November 12, 2015

Career Services Office Notes:
Schedule an appointment with Shelly HERE

UChicagoGRAD Graduate Career Fair | Were you unable to make it to the Graduate Career Fair on Friday, November 6th? Check out this link for descriptions of the employers who attended, and their available jobs and careers.

Career Tip: H-1B: Jobs for International Students  | For most H-1B-qualifying jobs, there is a numerical limit, or quota, of 85,000 total H-1B visas approved each federal fiscal year. The quota creates a challenging timing issue surrounding when the prospective employer can submit its H-1B visa petition and when – or whether — the H-1B worker can begin employment. But there’s a way to avoid this whole problem: Find a job of a type that would qualify you for an H-1B visa, but is not limited by the 85,000 “cap.” This article discusses finding a job at a “cap-exempt” employer to avoid the quota and corresponding timing issue. Four types of employers are not subject to the H-1B cap: institutions of higher education; nonprofit entities related to or affiliated with institutions of higher education; nonprofit or U.S. governmental research organizations, and organizations that require the H-1B employee to work at one of the first three categories of employers. Determining whether one of these exceptions applies to your prospective employer may require some investigation. It always involves looking into the nature of the employer and may require some checking into the job location, as well. It’s not likely that a job posting will contain any information about the employer’s cap-exempt status, because most employers are not thinking about H-1B visa sponsorship when seeking to fill an open position. It therefore will be helpful to seek the advice of an immigration attorney who can assist you in determining whether the job will be exempt from the H-1B cap.

Career Services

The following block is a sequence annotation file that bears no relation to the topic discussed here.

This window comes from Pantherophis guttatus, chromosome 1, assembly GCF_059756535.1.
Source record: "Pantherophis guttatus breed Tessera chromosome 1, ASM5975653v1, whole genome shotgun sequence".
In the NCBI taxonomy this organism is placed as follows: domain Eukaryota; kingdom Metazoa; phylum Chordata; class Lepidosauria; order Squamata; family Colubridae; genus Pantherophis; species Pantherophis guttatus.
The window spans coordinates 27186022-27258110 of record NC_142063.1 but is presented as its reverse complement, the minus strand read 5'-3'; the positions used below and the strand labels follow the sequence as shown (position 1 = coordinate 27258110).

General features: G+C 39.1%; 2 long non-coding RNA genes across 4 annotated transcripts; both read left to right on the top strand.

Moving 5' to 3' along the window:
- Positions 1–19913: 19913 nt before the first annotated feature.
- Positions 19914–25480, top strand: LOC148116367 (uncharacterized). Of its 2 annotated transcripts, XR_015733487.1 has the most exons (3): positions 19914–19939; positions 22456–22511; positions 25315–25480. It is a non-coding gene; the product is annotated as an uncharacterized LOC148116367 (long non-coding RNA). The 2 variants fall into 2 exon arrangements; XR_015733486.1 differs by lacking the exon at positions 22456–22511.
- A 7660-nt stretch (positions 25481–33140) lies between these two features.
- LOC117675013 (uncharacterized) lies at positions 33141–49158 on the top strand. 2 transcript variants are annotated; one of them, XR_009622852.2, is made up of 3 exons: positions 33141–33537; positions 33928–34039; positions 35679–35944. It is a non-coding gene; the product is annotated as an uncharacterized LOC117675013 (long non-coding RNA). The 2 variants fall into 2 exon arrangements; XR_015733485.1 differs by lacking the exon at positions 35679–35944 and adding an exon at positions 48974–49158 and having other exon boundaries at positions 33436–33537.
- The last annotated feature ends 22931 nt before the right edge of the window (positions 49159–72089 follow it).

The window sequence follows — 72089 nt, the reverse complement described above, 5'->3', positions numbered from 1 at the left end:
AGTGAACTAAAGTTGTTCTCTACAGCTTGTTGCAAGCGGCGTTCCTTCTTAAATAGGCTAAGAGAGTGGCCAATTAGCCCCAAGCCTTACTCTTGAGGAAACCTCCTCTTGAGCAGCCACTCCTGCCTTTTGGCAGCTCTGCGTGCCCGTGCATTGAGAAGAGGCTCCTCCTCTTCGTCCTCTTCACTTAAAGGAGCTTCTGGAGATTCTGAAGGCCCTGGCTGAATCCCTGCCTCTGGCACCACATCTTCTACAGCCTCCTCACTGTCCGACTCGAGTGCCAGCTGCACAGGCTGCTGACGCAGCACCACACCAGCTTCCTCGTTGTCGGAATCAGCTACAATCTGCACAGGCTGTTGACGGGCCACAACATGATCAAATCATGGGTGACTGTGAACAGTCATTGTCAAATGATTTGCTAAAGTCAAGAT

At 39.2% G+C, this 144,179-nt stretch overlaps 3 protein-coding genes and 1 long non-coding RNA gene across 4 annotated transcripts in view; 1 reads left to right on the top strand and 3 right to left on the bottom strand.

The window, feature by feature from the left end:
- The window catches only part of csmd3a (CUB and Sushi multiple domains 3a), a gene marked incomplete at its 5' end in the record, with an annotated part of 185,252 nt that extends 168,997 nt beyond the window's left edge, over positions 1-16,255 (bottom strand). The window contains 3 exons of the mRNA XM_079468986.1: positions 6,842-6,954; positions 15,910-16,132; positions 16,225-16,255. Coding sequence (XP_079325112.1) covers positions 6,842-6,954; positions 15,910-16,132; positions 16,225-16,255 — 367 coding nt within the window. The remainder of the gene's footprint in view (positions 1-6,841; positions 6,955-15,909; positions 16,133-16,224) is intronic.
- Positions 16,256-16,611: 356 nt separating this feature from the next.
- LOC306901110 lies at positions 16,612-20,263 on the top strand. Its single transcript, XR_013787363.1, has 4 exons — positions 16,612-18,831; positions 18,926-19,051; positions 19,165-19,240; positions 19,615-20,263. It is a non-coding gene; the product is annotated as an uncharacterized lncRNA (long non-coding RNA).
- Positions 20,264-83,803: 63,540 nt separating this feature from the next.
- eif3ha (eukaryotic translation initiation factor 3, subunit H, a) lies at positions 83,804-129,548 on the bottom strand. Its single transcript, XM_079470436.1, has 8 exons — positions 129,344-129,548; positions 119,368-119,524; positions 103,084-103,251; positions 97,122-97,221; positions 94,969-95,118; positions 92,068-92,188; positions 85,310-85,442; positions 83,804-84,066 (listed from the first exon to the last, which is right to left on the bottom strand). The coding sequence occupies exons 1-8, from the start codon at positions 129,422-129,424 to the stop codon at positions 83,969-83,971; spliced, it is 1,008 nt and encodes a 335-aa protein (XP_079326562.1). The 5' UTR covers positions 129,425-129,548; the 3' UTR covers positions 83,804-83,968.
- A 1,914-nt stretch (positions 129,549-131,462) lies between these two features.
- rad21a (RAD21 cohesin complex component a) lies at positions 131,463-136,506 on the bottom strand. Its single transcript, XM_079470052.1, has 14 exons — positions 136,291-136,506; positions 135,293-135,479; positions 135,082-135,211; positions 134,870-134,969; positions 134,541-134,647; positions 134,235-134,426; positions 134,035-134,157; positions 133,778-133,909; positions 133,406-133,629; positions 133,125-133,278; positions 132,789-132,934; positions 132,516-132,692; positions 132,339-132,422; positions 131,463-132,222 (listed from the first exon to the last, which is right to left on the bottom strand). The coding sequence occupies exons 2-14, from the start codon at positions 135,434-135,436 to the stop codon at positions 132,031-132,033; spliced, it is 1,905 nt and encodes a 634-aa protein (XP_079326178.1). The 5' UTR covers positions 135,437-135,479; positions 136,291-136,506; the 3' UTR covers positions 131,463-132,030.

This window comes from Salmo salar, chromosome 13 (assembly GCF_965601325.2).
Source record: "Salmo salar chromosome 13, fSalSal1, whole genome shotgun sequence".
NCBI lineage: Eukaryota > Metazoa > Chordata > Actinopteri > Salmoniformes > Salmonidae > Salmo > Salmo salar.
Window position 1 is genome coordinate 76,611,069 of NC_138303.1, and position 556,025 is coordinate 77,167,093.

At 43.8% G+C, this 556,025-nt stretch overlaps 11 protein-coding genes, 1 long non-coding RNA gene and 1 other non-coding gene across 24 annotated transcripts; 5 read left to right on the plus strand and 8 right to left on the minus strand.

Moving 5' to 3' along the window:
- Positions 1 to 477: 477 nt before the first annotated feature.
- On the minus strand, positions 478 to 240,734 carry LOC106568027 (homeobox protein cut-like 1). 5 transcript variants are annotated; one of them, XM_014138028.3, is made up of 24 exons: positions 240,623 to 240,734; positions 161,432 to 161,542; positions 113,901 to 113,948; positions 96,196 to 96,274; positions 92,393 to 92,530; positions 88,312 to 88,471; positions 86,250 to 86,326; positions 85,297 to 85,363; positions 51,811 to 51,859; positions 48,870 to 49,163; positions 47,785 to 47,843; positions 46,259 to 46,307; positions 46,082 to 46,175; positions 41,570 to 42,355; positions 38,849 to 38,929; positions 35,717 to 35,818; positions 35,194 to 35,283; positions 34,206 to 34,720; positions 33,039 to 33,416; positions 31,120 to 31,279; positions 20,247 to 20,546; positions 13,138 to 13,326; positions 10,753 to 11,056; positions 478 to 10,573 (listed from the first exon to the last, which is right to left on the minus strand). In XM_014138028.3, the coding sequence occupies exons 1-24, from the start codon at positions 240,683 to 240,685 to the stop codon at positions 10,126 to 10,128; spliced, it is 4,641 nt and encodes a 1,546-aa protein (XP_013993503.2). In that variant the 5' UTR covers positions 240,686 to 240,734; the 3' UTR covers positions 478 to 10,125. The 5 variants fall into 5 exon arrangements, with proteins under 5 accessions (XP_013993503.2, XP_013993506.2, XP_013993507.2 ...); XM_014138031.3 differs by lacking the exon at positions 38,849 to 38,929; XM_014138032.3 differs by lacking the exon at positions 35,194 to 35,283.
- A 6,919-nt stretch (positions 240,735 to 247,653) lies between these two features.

The DC Job Search | Shelly will give tips and tricks for applying and securing jobs in Washington, DC. Join her next week if you have ever considered working for the federal government!
TOMORROW: Friday, November 13th from 3-4pm | Saieh 146
InternGenerational Model UN | InterGenerational Model UN (InterGenMUN) is a chance for Chicagoans to understand and appreciate the challenges that UN delegates, committee members, and rapporteurs experience each day when they are in session at the United Nations. This unique experience will give you the opportunity to take on a role of your choice in a formal political simulation of an afternoon at the United Nations. You will have an opportunity to represent the nation of your choice in key issues for debate and discussion. | More Info | Register
Saturday, November 14th from 11:30am-5:30pm | International House


Preparing Future Faculty: The Introductory Course: Gateway to the Discipline | Chicago Center for Teaching | Talk with experienced teacher-scholars from a variety of institutions in the Midwest to understand universities’ teaching goals and values, and how to meet them; learn new ways to teach a variety of audiences; learn how to develop a syllabus for an introductory course in your discipline; design a syllabus that showcases your ability to motivate beginning students; and translate your teaching experience into an effective course plan. This program is designed specifically for graduate students in the Humanities and Social Sciences. | More Info + Register
Friday, December 4th from 9am-4pm


Research Practicum: Urban Development at Navy Pier (PPHA 50820) | The course is sponsored by Betty Farrell and the Cultural Policy Center, and while the content of the course changes yearly, it’s always structured to 1) engage students in fieldwork and 2) expose students to analytic tools to tackle pressing issues in the arts, culture, and policy sectors. | More Info

Thought Provoking

Jessica Yellin: Presidential Elections and Reporting from Inside the Bubble | IOP | The media is taking it on the chin from presidential candidates this election cycle. What’s it like to cover a presidential campaign in the age of Twitter and the instant news cycle? How are stories assigned, narratives solidified, and who decides the questions for those debates? | More Info
         TODAY: Thursday, November 12th from 12-1:15pm | IOP, 5707 S Woodlawn

125 Years of Big Ideas in the Social Sciences: Roots of Inquiry & Growth of Ideas | Social Sciences Division | For over a century, the University’s social scientists have made groundbreaking advancements in their fields and have, as a result, shaped their disciplines. Today, the scholarship of the Division’s faculty is deeply rooted in our rich intellectual history while being transformative in its own right. Hear from faculty renowned in their fields as they discuss their current, cutting-edge work, its connections to foundational themes in the work of the Division, and through a moderated discussion, how the past influences new directions in the social sciences.| More Info
          TODAY: Thursday, November 12th from 5-6:30pm | SSR122